Booking a last-minute taxi is impossible for Aucklanders confined to wheelchairs, a Herald on Sunday survey has revealed. And when they do get a taxi, they are charged extra.
The newspaper was contacted by mum-of-four Rachel Peterson, who has muscular dystrophy. She discovered how hard it was to get a taxi when she was pregnant and using an electric wheelchair. "They charge double and you have to book 24 hours in advance. What do you do if your baby is sick?"
She was quoted hundreds of dollars to get to the obstetrician in Mt Eden from Torbay.
Though our survey didn't reveal 100 per cent additional charges, every price we were quoted was more than what an able-bodied person would pay.
Taxi companies say that is because they have a limited number of vans with wheelchair hoists, and it takes drivers longer to complete the jobs.
Denise Ganley, of the Muscular Dystrophy Association, agreed the situation seemed unfair on people with disabilities.
"It would be nice to think you could just ring up and get [a taxi] when you need to but you have to prebook, and you have to prebook your return. It's hard if you're going to a conference and you don't know exactly when you'll be finished - you have to guess."
Many wheelchair users have a Total Mobility card, which pays for up to half of a taxi fare. But taxi providers bump up their charges for wheelchair users.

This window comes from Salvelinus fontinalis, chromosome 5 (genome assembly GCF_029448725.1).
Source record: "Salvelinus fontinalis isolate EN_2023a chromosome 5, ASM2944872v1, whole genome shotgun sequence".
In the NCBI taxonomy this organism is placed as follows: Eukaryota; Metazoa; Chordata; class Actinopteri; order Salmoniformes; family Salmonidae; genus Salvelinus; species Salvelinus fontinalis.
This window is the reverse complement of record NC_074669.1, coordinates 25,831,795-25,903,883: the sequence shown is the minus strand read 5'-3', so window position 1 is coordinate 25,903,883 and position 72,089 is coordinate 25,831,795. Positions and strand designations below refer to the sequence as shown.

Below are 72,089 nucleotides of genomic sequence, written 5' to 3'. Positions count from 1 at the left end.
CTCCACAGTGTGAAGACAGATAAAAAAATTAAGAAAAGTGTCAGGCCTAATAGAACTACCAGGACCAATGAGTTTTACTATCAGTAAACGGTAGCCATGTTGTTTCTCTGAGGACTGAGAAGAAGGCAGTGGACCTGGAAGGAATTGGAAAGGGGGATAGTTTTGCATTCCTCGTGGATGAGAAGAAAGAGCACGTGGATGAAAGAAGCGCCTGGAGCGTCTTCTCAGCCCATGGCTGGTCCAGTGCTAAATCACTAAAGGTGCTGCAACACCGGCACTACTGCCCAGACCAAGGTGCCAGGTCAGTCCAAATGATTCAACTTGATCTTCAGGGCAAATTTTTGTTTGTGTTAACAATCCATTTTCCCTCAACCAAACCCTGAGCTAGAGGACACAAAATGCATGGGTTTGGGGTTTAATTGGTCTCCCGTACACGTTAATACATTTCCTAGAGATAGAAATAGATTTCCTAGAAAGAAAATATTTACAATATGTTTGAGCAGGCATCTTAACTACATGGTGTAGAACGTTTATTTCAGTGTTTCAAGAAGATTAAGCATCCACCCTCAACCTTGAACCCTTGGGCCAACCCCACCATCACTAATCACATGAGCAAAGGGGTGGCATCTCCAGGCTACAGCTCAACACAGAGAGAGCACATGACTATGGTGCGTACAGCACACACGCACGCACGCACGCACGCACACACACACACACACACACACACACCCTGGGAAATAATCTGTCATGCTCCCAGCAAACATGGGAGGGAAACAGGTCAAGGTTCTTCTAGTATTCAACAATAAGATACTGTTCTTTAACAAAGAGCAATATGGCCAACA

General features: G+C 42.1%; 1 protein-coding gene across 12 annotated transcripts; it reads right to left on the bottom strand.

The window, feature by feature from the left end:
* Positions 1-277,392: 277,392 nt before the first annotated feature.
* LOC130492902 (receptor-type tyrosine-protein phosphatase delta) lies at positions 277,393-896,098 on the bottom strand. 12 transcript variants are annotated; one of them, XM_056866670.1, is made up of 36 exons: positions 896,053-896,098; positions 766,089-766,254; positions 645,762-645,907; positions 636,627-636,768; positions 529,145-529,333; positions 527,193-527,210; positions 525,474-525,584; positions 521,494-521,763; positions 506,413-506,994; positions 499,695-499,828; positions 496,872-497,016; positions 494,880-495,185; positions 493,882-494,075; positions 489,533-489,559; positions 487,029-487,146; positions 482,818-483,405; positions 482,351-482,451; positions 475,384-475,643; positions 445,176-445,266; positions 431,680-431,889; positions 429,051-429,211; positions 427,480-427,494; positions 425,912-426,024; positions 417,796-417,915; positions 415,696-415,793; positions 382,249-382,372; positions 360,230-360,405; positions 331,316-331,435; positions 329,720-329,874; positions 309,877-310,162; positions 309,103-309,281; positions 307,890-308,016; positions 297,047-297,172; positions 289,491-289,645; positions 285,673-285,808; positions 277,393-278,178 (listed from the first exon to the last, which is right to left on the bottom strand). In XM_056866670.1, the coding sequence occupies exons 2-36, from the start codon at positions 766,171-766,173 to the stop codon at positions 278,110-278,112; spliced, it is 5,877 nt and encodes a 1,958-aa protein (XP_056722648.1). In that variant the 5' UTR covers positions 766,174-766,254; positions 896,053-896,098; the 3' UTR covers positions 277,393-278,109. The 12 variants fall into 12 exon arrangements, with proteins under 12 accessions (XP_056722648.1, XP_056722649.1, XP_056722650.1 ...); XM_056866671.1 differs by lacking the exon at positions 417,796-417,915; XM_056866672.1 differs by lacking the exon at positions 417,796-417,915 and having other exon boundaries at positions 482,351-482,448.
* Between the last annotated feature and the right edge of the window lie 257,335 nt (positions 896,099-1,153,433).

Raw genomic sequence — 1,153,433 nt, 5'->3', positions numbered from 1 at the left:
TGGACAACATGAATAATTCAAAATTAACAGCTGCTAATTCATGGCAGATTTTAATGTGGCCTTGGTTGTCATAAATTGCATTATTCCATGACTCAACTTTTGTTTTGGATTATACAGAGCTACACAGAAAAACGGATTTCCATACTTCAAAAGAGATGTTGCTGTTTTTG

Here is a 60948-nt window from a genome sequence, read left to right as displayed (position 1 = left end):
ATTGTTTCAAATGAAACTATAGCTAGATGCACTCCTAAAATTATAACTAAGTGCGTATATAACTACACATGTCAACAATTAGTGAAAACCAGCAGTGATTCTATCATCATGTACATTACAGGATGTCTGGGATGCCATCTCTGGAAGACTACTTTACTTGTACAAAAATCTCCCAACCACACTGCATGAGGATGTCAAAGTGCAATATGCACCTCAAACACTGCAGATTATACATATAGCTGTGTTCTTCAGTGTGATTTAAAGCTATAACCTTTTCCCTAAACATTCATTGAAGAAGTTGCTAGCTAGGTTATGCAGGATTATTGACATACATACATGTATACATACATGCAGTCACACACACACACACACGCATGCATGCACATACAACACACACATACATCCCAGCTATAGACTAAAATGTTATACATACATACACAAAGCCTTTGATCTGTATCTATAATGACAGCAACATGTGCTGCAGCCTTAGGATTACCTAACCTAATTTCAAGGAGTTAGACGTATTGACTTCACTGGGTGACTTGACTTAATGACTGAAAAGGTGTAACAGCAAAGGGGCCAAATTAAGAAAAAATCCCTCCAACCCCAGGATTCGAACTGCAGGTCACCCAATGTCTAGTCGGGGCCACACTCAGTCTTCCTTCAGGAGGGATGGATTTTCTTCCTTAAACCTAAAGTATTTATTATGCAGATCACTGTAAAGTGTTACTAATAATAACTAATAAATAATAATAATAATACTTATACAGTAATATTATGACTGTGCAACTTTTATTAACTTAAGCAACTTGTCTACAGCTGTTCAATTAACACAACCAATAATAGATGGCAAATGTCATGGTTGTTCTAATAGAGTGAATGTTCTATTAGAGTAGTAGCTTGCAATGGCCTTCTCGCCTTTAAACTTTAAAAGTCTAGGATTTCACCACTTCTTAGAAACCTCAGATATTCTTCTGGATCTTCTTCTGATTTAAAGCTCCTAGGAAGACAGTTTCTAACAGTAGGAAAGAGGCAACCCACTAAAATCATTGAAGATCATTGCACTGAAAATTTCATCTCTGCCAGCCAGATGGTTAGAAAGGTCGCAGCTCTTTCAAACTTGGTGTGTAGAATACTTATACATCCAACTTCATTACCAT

The mobility scheme is run by regional councils, which offer funding to providers to install wheelchair hoists.
The Herald on Sunday acquired a list of the 23 Auckland providers that are meant to offer services for wheelchair users, and rang around to request a taxi.
Twelve required at least 24 hours' notice, eight did not offer wheelchair-hoist services at all, Warkworth Taxis said they would do their best but a couple of days' notice was preferable, Taxis United referred the request on, and Allways Mobility Transport did not answer.
Auckland Co-Op Taxis said if someone wanted to book a trip with a wheelchair, they would need to call a day in advance. They would then be called on the day and told when the taxi could arrive. "We have to fit it in."
Wheelchair users would then pay a tariff of $2.85/km and a flagfall of $5, compared with a standard fare of $2.75/km and flagfall of $3. Era Taxis charged an extra $20 in loading and unloading for the extra time it took.
Tim Reddish, of the Taxi Federation, said providers had to juggle taxi services for special-needs children with services for disabled people.
There wasn't enough demand to offer the services separately, he said, so it was difficult if a wheelchair-bound person needed a taxi when schoolchildren were travelling.
• Have you had trouble booking a taxi as a disabled person?